A study published in the Journal of Aging and Physical Activity offers evidence and hope. MCI and Dementia deplete not only cognitive function but also physical function and the ability of the brain and body to work effectively together. The University of Buffalo study, done in collaboration with the William-Emslie Family YMCA in Buffalo New York, studied the impact of SMARTfit’s gamified dual-task training technology and programming on a group of older adults with Mild Cognitive Impairment.
Study Start Date: May 19, 2018
Published November 25, 2021
A University of Southern California (USC) study is the first to describe the benefits of employing an innovative gamified training platform, SMARTfit, which facilitates visuo-tactile interaction. Gamification enhances engagement for individuals and meets the unique challenges that Parkinson’s Disease presents due to the progressive decline of motor and cognitive ability. The study, coauthored by Dr. Charles Liu and Dr. Beth Fisher, was a joint collaboration with USC’s Neurorestoration Center, Keck School of Medicine, and the Division of Biokinesiology and Physical Therapy.
Dr Charles Liu explains why he focused on Parkinson’s Disease for this research: “Many researchers have established the immense value of physical therapy (PT) for Parkinson’s Disease (PD), including the coauthors of this paper. In fact, PT has become an essential component of PD treatment. However, good physical therapy is often not available to large numbers of PD patients, and this has been exacerbated by the COVID-19 global pandemic. In this study, we wanted to explore the feasibility of using a novel device called SMARTfit as a tool for therapists to use dual-task cognitively engaged training in treating PD patients. Although the study included only a small cohort of patients, the results were quite promising, showing that dual-task training using SMARTfit may be better than single task standard PT. Furthermore, SMARTfit dual-task training can be delivered by the therapist in a physical distancing way. We look forward to exploring this concept further.”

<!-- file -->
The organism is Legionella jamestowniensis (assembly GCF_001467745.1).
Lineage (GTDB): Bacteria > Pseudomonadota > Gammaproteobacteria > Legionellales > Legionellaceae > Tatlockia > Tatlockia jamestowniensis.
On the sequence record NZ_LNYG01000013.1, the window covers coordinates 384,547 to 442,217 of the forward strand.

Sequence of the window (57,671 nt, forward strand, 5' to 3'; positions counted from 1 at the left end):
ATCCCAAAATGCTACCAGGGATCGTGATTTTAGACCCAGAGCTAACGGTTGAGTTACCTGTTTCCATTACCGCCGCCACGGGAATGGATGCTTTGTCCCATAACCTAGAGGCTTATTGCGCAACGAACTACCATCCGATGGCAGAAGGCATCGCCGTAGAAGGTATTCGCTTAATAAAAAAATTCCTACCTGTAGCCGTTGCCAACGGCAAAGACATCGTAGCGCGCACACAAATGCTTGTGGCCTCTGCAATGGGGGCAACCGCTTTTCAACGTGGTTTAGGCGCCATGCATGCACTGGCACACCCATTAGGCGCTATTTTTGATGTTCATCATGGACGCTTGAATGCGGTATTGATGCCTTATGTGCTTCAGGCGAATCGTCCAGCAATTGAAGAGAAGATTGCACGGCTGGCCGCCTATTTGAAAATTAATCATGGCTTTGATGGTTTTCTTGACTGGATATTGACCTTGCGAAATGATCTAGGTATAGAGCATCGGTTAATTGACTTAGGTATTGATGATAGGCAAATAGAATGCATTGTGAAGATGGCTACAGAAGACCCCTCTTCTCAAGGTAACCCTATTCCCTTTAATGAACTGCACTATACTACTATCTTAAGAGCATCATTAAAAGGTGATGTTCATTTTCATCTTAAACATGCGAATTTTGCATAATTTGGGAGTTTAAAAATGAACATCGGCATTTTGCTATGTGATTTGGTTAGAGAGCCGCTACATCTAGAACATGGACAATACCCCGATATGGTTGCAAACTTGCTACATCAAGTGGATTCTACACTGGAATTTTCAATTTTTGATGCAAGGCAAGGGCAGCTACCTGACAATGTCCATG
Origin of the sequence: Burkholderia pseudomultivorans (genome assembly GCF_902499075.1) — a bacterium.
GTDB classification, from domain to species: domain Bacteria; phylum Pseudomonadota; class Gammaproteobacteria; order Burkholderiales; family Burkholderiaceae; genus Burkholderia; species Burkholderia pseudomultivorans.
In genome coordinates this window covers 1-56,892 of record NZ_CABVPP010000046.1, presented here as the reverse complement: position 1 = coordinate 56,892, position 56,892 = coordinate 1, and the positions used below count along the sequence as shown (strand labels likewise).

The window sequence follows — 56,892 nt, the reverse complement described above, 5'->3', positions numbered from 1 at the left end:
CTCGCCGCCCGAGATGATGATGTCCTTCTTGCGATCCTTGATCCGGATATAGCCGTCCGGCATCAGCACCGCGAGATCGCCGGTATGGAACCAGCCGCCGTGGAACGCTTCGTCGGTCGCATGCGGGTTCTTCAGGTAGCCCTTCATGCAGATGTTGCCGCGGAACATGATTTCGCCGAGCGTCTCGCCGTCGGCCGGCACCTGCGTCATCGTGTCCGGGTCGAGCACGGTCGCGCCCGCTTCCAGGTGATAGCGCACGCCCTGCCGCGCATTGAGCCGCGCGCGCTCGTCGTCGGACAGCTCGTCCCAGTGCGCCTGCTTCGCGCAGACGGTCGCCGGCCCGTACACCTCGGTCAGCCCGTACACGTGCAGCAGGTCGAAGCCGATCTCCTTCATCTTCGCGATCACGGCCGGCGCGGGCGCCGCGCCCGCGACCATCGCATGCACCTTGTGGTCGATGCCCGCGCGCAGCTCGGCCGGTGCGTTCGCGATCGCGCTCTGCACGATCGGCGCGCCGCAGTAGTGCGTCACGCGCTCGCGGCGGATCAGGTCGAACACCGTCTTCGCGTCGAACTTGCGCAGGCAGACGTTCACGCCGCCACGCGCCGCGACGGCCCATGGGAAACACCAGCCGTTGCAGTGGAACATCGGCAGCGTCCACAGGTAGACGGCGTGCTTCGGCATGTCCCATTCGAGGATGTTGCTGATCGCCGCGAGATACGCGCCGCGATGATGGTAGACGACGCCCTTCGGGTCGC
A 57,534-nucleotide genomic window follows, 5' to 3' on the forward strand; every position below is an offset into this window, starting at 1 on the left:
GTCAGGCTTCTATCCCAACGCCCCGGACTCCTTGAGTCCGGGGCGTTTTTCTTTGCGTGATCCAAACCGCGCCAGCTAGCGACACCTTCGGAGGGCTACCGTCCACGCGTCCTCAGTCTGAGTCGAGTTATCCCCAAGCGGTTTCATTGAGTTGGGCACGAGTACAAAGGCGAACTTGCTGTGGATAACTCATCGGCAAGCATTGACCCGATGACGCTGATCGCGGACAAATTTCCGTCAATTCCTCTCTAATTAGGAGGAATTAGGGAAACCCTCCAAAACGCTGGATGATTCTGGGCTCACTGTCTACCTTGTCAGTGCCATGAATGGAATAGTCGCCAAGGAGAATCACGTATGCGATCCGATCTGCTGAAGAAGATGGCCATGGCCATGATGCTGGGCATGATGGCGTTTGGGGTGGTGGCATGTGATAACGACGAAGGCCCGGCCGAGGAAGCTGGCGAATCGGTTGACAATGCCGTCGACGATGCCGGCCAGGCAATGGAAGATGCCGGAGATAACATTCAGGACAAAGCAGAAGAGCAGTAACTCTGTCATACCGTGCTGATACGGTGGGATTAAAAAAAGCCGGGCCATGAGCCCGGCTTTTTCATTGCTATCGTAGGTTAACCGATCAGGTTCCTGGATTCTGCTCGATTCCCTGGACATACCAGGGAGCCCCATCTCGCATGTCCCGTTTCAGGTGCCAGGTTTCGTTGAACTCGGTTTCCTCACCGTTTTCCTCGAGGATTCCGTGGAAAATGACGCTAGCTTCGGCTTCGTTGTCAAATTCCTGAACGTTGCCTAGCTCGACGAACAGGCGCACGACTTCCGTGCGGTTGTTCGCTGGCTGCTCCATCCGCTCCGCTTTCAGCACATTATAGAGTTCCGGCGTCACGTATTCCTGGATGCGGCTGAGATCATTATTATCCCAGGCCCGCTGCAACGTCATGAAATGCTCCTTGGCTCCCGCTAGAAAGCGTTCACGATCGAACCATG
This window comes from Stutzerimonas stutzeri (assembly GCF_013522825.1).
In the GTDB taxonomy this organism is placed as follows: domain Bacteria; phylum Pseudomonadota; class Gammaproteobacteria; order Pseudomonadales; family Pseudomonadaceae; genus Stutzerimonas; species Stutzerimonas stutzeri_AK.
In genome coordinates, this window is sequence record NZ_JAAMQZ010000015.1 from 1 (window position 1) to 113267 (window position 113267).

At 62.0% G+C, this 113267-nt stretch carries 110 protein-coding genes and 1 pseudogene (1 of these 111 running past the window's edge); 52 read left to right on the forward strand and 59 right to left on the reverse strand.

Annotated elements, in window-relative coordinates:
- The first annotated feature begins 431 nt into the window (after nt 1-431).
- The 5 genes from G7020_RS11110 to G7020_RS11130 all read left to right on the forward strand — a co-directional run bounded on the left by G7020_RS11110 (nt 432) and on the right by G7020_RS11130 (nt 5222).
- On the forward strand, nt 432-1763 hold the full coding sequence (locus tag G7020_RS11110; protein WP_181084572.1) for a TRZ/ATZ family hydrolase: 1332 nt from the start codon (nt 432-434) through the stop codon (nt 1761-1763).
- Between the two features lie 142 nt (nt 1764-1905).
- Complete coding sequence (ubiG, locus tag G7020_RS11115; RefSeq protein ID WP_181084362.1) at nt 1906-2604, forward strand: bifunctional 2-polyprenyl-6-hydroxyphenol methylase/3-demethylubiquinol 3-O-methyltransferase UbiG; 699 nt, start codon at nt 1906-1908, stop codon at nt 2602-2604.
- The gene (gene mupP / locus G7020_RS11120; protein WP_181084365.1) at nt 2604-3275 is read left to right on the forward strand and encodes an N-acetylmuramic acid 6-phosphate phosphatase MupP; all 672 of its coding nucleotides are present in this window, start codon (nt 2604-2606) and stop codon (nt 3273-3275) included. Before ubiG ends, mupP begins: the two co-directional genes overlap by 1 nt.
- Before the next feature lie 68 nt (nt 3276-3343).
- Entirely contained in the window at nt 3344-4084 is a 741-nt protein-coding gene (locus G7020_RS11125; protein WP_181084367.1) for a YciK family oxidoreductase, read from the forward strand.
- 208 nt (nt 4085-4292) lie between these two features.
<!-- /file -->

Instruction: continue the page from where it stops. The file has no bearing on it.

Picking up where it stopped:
In announcing the results of the study, Dr. Beth Fisher, Professor of Clinical Physical Therapy and well-known for her work on PD, results of the emphasized: “It’s all about practice, practice, practice, and SMARTfit is an efficient way to accomplish this.”
Due to the pandemic, not all patients were able to complete the rigorous 20-week program. Despite this, the results proved significant and compelling, with patients using SMARTfit’s gamified Dual-Task Training (DTT) scoring higher than those utilizing traditional single task physical therapy in four out of five standardized measurements, with improvement in perceived disability in 75% of participant
Conclusions: In a small cohort of PD patients, it was found that, compared to traditional therapeutic methods, the use of SMARTfit technology as a rehabilitation tool implementing gamified Dual-Task Training is not only feasible and safe, but also indicates promising new directions in the pursuit of greater efficacy in the treatment of PD.
Parkinson’s Disease is the second most common chronic neurodegenerative disease. It is progressive and affects nearly one million people in the United States and more than 10 million globally, according to statistics published by the Parkinson’s Foundation , which also estimated that 60,000 new cases of PD are diagnosed annually in the United States alone.
According to the Alzheimer’s Association, the 2018 costs of Alzheimer’s dementia in the US alone total approximately $277 billion dollars. With a steadily increasing population of older adults, it has become critical to detect, manage, and prevent cognitive decline.
SMARTfit interactive brain health training solutions offer a unique approach to improving the physical, cognitive and mental health of individuals who usually don’t work out or play sports. The key to engaging these populations is the use of gamification to immerse participants in playing exercise games that are easy to learn yet engaging, with enough challenge to trigger the desire to achieve and improve.